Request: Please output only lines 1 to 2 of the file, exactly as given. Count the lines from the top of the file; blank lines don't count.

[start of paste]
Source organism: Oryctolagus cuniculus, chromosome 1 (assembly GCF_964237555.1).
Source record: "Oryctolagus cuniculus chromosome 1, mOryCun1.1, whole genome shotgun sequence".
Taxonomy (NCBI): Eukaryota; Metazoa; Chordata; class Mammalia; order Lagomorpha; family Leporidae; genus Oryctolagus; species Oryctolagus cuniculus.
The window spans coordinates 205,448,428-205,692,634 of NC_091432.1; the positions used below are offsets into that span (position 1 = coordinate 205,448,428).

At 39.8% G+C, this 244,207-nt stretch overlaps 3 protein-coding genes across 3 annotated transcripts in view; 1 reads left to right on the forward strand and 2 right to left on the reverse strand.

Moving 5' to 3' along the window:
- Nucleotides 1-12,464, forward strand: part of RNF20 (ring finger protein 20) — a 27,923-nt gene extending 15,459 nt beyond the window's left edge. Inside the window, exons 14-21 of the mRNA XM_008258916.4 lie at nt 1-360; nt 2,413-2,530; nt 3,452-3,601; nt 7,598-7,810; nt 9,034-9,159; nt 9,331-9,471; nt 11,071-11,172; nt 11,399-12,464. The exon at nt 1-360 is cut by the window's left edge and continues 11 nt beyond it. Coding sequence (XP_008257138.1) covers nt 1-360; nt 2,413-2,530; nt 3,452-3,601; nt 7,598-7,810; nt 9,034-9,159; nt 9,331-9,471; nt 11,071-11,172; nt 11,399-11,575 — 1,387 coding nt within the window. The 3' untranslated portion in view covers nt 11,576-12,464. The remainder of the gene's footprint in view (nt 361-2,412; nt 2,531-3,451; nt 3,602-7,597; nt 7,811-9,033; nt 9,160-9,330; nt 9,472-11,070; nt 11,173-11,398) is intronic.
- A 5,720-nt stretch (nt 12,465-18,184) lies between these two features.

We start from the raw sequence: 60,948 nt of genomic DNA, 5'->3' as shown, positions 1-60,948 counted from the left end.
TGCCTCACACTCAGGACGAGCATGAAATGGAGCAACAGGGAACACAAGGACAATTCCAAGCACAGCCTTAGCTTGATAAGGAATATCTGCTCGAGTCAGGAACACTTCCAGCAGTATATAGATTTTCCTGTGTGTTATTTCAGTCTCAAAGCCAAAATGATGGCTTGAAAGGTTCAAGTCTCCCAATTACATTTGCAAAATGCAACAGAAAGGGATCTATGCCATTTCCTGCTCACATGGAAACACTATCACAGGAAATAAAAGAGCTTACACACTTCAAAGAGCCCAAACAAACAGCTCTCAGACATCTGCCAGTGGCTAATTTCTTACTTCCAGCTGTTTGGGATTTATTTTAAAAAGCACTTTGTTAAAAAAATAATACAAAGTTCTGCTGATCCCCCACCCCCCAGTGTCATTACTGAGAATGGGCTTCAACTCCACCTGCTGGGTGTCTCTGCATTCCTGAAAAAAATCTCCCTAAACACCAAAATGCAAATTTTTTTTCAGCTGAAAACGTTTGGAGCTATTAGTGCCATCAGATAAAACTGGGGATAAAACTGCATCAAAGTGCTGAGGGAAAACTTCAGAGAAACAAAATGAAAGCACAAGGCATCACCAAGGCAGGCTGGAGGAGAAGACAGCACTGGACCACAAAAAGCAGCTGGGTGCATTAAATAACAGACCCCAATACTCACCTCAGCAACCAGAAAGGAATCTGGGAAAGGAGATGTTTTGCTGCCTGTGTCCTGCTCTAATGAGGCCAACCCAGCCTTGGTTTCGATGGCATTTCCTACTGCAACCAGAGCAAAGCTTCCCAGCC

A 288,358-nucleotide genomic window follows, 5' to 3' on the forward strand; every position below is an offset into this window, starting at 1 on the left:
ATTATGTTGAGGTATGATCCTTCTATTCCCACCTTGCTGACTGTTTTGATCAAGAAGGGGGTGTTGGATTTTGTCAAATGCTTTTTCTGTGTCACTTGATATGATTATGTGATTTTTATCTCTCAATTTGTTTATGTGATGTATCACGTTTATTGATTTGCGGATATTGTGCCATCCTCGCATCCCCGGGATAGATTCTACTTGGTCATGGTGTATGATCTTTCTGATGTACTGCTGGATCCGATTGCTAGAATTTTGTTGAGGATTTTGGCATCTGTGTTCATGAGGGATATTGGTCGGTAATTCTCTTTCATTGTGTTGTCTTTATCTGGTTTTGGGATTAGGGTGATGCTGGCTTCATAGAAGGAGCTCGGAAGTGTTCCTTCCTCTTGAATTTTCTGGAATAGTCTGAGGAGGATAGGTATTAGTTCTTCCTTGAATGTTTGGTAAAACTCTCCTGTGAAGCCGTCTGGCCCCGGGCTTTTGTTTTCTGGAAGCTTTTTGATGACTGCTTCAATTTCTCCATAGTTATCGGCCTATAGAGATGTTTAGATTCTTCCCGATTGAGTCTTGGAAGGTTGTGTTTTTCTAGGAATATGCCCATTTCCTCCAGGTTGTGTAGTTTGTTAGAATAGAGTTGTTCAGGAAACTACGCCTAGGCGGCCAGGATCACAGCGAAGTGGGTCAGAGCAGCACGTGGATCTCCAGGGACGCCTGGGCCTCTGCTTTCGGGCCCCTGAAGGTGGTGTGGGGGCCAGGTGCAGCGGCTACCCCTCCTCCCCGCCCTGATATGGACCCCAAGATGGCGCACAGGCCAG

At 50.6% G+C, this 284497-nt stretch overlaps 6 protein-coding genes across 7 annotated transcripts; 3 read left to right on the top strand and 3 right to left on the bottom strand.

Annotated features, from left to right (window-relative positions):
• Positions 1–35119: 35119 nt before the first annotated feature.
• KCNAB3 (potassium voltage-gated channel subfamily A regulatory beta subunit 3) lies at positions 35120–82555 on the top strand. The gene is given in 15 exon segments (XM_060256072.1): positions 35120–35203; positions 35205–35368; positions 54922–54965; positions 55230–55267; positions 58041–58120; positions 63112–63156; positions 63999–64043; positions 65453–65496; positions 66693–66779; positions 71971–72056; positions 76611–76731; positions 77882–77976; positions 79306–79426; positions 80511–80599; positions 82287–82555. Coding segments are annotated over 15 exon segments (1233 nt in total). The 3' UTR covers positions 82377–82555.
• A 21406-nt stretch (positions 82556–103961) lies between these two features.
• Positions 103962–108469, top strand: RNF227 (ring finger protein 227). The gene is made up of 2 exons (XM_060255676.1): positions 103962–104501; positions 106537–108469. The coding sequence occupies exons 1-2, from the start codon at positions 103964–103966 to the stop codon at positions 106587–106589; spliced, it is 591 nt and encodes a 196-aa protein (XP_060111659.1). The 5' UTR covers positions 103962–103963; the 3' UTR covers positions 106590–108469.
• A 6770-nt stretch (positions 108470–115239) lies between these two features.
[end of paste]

Source organism: Oryctolagus cuniculus, chromosome 1 (assembly GCF_964237555.1).
Source record: "Oryctolagus cuniculus chromosome 1, mOryCun1.1, whole genome shotgun sequence".